Twins. One's a martial arts master. The other's a maestro. Now, they're about to show the world that two Chans are better than one.
An above-average Jackie Chan comedy-adventure flick is served up in typical Buena Vista fashion.
Ever since the release of Rumble in the Bronx here in the U.S. I have been a die hard Jackie Chan fan. While Rumble in the Bronx had a unique comic sense, it plodded along with a rather boring storyline. However, all plot holes were quickly forgiven when Jackie Chan started to do his thing and bashed some brains in the Bronx. Unlike other martial arts stars, Chan has re-invented the wheel with his unique blend of martial arts, comedy, and props. Chan uses the items around him (be it ladders, eggs, chairs, refrigerators, pinball machines, et cetera) to accentuate action sequences, and the result is nothing less than stunning. Hours of boredom are quickly redeemed by five minutes of pure mind-blowing action.
So after seeing numerous Chan releases in the past few years I looked to Twin Dragons to be another standard Jackie Chan romp. However, I was pleasantly surprised by what I saw in this film. The film revolves around twin brothers, both played by Chan, who are separated at birth. One brother, John, grows up to become an exceptionally talented musician who travels the world conducting orchestras. The other brother, Boomer, grows up on the streets and makes his way through the world with various odd jobs, and fighting whenever necessary. Through the years Boomer picks up a troubled friend, Tyson, who constantly shoots off his big mouth, placing the pair in constant trouble. Tyson soon manages to get on the bad side of a local mob boss who targets both Tyson and Boomer when they loose a high-stakes car race (not shown in the film, unfortunately). As Boomer and Tyson flee Hong Kong, the pair runs into John as he arrives in Hong Kong for a concert. Before long, John and Boomer end up switching places, girlfriends, and responsibilities. The mistaken identity between the two brothers plays out very nicely in the film to some extremely humorous extents. Eventually Boomer and John must team up to rescue Tyson from the mob boss who wants them all dead. Thus, the action ensues.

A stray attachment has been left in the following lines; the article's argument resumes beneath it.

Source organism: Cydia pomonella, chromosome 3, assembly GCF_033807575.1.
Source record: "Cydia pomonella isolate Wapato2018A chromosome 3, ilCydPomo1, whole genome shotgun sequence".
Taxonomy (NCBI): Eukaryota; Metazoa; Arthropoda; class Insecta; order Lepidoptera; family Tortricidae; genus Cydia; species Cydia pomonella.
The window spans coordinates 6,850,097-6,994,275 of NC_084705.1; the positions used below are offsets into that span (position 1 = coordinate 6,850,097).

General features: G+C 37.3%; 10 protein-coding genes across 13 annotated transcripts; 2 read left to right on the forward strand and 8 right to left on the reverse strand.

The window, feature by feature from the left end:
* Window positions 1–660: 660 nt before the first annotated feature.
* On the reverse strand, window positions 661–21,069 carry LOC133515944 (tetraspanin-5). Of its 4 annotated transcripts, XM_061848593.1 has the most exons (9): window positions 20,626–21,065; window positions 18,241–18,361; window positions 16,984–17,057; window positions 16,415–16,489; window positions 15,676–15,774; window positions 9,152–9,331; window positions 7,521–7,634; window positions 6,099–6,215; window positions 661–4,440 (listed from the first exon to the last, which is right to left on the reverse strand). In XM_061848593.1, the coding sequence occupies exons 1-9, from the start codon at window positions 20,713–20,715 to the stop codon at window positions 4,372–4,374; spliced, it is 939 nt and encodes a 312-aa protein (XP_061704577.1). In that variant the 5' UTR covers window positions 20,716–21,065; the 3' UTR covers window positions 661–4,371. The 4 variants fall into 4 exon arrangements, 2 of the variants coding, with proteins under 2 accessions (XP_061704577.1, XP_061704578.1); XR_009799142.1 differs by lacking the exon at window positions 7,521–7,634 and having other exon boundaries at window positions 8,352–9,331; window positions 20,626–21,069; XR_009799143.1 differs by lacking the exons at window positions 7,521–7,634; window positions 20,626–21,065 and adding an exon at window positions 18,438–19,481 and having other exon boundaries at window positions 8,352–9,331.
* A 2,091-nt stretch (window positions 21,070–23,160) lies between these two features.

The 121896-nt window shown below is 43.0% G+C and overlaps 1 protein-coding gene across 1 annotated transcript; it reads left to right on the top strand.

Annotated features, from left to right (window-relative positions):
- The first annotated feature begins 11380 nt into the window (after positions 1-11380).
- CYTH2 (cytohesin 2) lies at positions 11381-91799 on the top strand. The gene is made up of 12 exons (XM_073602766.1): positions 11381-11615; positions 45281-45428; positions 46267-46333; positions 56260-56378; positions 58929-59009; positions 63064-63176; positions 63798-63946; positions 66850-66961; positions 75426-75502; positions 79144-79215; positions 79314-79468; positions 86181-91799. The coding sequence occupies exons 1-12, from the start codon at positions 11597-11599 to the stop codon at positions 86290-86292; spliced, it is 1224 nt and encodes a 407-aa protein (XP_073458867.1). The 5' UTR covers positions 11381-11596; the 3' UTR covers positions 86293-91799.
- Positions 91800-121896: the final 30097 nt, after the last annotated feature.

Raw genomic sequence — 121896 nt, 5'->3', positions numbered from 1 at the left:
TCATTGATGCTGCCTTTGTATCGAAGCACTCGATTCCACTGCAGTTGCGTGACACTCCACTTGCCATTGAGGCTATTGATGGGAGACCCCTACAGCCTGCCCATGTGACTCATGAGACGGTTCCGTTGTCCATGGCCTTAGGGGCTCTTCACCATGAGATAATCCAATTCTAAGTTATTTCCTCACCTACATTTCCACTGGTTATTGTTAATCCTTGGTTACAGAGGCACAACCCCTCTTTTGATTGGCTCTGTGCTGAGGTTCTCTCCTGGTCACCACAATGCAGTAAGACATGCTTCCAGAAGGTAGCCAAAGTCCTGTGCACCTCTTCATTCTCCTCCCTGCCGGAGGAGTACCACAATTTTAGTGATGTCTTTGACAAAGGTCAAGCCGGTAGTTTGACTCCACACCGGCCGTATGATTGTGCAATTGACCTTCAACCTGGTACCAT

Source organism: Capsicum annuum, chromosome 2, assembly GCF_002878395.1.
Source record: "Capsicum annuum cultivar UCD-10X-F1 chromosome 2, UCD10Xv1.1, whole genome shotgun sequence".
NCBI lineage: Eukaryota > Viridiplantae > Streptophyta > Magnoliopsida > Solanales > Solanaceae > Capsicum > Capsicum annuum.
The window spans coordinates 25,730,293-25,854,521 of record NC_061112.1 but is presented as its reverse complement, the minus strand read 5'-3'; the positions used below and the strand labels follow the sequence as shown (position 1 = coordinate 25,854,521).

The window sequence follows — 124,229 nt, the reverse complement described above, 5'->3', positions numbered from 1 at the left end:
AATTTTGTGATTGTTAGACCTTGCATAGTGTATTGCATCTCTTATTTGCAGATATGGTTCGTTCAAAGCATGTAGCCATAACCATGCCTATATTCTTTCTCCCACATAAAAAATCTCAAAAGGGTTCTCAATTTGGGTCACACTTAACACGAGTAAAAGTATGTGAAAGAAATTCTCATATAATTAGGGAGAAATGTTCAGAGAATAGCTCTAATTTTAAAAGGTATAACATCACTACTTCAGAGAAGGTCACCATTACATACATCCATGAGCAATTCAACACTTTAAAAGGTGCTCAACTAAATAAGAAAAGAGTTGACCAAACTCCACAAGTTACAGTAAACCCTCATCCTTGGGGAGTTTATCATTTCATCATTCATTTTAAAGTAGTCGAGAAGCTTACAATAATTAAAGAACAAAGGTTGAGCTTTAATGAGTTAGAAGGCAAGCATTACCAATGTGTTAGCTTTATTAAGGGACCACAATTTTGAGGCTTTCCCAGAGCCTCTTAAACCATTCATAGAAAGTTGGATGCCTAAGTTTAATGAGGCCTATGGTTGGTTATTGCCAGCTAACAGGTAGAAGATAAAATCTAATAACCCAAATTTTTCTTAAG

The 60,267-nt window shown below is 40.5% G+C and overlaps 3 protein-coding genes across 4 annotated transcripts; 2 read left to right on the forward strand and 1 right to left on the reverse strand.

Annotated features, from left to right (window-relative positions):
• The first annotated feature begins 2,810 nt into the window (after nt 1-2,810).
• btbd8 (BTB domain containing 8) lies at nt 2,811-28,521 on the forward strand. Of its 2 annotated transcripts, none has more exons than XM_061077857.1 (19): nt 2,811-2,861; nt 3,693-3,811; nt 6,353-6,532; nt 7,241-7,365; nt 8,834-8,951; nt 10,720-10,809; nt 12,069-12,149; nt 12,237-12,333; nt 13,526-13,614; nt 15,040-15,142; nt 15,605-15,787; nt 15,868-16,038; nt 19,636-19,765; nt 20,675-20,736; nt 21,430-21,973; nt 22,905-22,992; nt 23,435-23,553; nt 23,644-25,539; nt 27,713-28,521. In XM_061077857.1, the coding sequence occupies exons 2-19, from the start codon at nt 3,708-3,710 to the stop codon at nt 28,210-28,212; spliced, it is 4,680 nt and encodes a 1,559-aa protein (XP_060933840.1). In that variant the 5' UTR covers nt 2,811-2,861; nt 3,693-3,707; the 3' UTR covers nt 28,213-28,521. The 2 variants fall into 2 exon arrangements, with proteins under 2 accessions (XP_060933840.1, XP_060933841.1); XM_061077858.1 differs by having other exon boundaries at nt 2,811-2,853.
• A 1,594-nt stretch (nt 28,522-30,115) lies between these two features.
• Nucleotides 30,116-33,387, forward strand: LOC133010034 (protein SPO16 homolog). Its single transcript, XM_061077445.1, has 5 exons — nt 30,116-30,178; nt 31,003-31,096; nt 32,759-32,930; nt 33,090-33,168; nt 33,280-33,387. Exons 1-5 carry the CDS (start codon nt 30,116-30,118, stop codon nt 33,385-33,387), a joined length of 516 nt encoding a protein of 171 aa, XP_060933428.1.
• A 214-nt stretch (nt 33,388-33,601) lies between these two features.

As I said before, in most Jackie Chan movies the storyline is only used as a basis for the incredible action sequences. In Twin Dragons, however, the mistaken identity plot of the film proves to be vastly more entertaining than the plot of any other Chan film to date (save Rush Hour). Therefore, the incredible action sequences in this film are not forced to redeem anything. Twin Dragons is all-around entertaining and a real step-forward for Jackie Chan films.
The DVD itself is fairly stable, transfer-wise, for a Jackie Chan film. In classic Buena Vista style, the film is presented in a non-anamorphic widescreen transfer. On a 4:3 TV set the 2.35:1 video transfer holds up extremely well. No compression artifacts are to be seen on this transfer and, despite only covering a single layer, the image is extremely sharp and accurate. Flesh tones look realistic, black levels are on the mark, and, even during scenes in the latter part of the film that deal with red lights, there is no color bleeding. Meanwhile, the 5.1 Dolby Digital track is the best one can hope for on a dubbed film. The dialogue never matches actor's mouth movements (it is dubbed after all!), is well placed on the front sound stage and sound effects are mixed in well to the track. Although it is a 5.1 track, you will be hard-pressed to find many instances in the film that make use of the subwoofer or rear channels. Nevertheless, Jackie Chan romps have never sounded better!